The fast-food industry has turned its back on Donald Trump

Donald Trump eats Domino's
This year, individuals associated with Domino’s Pizza donated $5,400 to Marco Rubio, compared to $250 to Donald Trump. Evan Agostini/Getty Images

Donald Trump loves fast food, but it turns out the feeling isn’t mutual.

So far this year, the food and beverage industry has donated just $152,000 to Trump’s campaign, according to data from the Center for Responsive Politics. Meanwhile, the industry has donated more than $1 million to Hillary Clinton’s campaign for president.

In fact, the sector that includes groups such as Coca-Cola, McDonald’s, and the National Restaurant Association has donated more to the campaigns of both Bernie Sanders and Jeb Bush this year than it has to the Republican presidential nominee.

This is a huge departure for the food and beverage, which historically has been loyal to the Republican party. Typically, contributions from the group, which includes everything from employees’ donations to funds from PACs associated with fast-food chains, skew heavily Republican.

In 2012, the industry donated $2.5 million to the Mitt Romney campaign, compared to $1.2 million to Barack Obama. In the last 20 years, the Center for Responsive Politics reports that Democrats have never received more than 40% of the interest group’s contributions, while Republicans regularly receive 70% or more of donations.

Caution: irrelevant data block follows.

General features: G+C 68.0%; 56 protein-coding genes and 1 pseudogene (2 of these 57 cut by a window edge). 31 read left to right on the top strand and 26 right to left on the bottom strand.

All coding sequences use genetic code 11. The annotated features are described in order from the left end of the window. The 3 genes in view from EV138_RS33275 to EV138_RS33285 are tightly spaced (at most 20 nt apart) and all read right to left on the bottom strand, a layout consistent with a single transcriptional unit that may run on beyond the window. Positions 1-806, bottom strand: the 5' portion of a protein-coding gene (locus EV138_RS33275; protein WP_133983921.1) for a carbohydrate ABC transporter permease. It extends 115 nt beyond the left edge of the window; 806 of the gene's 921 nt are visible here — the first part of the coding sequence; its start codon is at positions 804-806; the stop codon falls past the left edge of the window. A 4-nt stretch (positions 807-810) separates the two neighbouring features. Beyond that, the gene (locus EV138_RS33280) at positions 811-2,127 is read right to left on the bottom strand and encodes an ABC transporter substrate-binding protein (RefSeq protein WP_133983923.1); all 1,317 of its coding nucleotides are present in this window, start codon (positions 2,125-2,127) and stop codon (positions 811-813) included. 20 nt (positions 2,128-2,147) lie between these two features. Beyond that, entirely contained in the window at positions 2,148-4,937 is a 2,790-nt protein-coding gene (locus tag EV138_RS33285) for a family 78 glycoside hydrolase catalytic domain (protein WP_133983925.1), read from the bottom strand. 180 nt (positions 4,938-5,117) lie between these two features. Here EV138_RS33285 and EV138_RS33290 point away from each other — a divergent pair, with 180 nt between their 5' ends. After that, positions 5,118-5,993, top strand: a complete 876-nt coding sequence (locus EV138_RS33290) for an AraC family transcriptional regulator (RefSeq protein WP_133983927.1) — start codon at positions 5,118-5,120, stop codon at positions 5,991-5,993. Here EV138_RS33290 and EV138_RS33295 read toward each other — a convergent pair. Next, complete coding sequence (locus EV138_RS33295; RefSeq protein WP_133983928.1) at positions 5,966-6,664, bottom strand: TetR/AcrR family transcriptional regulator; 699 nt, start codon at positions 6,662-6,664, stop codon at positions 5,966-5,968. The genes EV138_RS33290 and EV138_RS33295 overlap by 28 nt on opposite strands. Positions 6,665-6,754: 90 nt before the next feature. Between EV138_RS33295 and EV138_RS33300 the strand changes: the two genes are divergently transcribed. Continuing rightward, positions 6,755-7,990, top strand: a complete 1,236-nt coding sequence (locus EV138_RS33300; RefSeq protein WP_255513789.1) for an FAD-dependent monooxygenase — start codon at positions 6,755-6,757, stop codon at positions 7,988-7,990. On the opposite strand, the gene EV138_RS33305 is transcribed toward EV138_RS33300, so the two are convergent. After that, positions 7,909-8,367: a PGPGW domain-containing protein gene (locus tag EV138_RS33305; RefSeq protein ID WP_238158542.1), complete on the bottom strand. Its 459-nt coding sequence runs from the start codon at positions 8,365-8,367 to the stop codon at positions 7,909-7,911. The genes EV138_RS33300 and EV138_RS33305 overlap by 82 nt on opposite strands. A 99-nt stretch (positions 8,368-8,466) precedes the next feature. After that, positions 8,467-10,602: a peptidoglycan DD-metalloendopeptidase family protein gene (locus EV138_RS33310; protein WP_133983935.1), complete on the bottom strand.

Historically, the food and beverage industry has favoured Republican candidates because they more closely align with companies’ business interests. Industry trade groups have lobbied to keep the minimum wage low, make unionization efforts difficult, and avoid increased nutrition-centric regulation.

And, across the board, the industry is sticking with Republican candidates. All-in-all, the food and beverage industry has donated $9 million to Republican candidates this year, compared to $4.7 million to Democratic candidates.

So, why aren’t fast food and beverage companies donating to Trump?

“I think that has to do with the broader problems within the Trump campaign,” Gregory Koger, an associate professor of political science at the University of Miami, told Eater.
“It’s happening across the board: Republican-leaning donors are not sure where Trump campaign’s money is going.”

In all, Trump has raised $168.2 million since January 2015, compared to the $516.6 million raised by Clinton.

NOW WATCH: INSTANT POLL/FOCUS GROUPS: Clinton won the debate by a wide margin